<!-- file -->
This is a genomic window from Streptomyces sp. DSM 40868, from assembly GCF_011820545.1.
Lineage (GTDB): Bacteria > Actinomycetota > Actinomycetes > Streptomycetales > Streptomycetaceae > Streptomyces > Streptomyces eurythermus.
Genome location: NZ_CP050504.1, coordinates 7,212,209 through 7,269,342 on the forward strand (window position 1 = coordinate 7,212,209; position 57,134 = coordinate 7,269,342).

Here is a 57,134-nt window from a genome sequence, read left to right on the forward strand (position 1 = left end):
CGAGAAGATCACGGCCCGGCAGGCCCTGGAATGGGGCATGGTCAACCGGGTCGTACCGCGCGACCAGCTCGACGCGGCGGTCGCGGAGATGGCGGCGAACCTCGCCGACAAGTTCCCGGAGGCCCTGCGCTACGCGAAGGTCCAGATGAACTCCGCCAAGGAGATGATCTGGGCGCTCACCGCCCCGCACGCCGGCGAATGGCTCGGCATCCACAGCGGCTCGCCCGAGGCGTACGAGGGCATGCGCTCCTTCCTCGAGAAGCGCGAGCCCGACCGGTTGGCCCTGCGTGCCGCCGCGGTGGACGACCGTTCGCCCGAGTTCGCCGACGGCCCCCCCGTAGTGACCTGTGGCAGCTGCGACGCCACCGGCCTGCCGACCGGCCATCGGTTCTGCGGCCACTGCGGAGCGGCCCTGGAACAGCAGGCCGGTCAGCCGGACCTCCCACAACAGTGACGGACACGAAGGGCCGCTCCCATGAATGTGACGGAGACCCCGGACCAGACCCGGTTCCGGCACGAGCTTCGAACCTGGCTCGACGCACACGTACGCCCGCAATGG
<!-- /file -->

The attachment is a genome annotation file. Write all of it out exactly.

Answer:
This is a genomic window from Streptomyces sp. DSM 40868, from assembly GCF_011820545.1.
Lineage (GTDB): Bacteria > Actinomycetota > Actinomycetes > Streptomycetales > Streptomycetaceae > Streptomyces > Streptomyces eurythermus.
Genome location: NZ_CP050504.1, coordinates 7,212,209 through 7,269,342 on the forward strand (window position 1 = coordinate 7,212,209; position 57,134 = coordinate 7,269,342).

Here is a 57,134-nt window from a genome sequence, read left to right on the forward strand (position 1 = left end):
CGAGAAGATCACGGCCCGGCAGGCCCTGGAATGGGGCATGGTCAACCGGGTCGTACCGCGCGACCAGCTCGACGCGGCGGTCGCGGAGATGGCGGCGAACCTCGCCGACAAGTTCCCGGAGGCCCTGCGCTACGCGAAGGTCCAGATGAACTCCGCCAAGGAGATGATCTGGGCGCTCACCGCCCCGCACGCCGGCGAATGGCTCGGCATCCACAGCGGCTCGCCCGAGGCGTACGAGGGCATGCGCTCCTTCCTCGAGAAGCGCGAGCCCGACCGGTTGGCCCTGCGTGCCGCCGCGGTGGACGACCGTTCGCCCGAGTTCGCCGACGGCCCCCCCGTAGTGACCTGTGGCAGCTGCGACGCCACCGGCCTGCCGACCGGCCATCGGTTCTGCGGCCACTGCGGAGCGGCCCTGGAACAGCAGGCCGGTCAGCCGGACCTCCCACAACAGTGACGGACACGAAGGGCCGCTCCCATGAATGTGACGGAGACCCCGGACCAGACCCGGTTCCGGCACGAGCTTCGAACCTGGCTCGACGCACACGTACGCCCGCAATGG